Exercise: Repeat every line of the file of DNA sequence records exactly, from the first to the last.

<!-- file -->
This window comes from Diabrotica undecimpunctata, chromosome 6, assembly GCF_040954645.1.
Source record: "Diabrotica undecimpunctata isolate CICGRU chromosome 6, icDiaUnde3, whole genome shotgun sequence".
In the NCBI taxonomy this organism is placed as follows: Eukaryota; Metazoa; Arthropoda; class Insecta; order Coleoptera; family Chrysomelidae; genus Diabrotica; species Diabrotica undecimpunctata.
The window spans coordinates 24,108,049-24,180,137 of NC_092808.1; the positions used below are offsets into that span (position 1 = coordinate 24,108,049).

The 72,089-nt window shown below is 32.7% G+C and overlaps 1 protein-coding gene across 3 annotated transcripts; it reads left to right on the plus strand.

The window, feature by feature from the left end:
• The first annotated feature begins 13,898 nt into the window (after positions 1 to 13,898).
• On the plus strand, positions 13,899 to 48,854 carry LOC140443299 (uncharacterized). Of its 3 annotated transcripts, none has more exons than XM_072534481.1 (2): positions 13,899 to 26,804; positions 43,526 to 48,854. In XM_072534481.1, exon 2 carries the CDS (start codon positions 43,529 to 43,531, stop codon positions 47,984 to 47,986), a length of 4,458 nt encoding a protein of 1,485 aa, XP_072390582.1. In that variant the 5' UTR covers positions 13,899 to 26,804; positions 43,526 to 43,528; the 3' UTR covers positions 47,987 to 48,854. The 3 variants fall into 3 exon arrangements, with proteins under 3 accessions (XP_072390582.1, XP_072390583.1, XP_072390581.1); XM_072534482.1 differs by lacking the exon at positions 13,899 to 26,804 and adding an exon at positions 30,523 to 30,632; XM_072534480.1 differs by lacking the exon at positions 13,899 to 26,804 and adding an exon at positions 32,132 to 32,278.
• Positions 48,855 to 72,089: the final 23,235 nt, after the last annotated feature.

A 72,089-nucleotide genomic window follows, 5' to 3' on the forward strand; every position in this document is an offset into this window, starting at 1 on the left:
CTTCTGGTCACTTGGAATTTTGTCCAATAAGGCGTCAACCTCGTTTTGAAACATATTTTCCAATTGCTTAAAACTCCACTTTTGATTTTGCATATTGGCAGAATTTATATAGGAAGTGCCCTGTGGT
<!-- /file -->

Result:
This window comes from Diabrotica undecimpunctata, chromosome 6, assembly GCF_040954645.1.
Source record: "Diabrotica undecimpunctata isolate CICGRU chromosome 6, icDiaUnde3, whole genome shotgun sequence".
In the NCBI taxonomy this organism is placed as follows: Eukaryota; Metazoa; Arthropoda; class Insecta; order Coleoptera; family Chrysomelidae; genus Diabrotica; species Diabrotica undecimpunctata.
The window spans coordinates 24,108,049-24,180,137 of NC_092808.1; the positions used below are offsets into that span (position 1 = coordinate 24,108,049).

The 72,089-nt window shown below is 32.7% G+C and overlaps 1 protein-coding gene across 3 annotated transcripts; it reads left to right on the plus strand.

The window, feature by feature from the left end:
• The first annotated feature begins 13,898 nt into the window (after positions 1 to 13,898).
• On the plus strand, positions 13,899 to 48,854 carry LOC140443299 (uncharacterized). Of its 3 annotated transcripts, none has more exons than XM_072534481.1 (2): positions 13,899 to 26,804; positions 43,526 to 48,854. In XM_072534481.1, exon 2 carries the CDS (start codon positions 43,529 to 43,531, stop codon positions 47,984 to 47,986), a length of 4,458 nt encoding a protein of 1,485 aa, XP_072390582.1. In that variant the 5' UTR covers positions 13,899 to 26,804; positions 43,526 to 43,528; the 3' UTR covers positions 47,987 to 48,854. The 3 variants fall into 3 exon arrangements, with proteins under 3 accessions (XP_072390582.1, XP_072390583.1, XP_072390581.1); XM_072534482.1 differs by lacking the exon at positions 13,899 to 26,804 and adding an exon at positions 30,523 to 30,632; XM_072534480.1 differs by lacking the exon at positions 13,899 to 26,804 and adding an exon at positions 32,132 to 32,278.
• Positions 48,855 to 72,089: the final 23,235 nt, after the last annotated feature.

A 72,089-nucleotide genomic window follows, 5' to 3' on the forward strand; every position in this document is an offset into this window, starting at 1 on the left:
CTTCTGGTCACTTGGAATTTTGTCCAATAAGGCGTCAACCTCGTTTTGAAACATATTTTCCAATTGCTTAAAACTCCACTTTTGATTTTGCATATTGGCAGAATTTATATAGGAAGTGCCCTGTGGT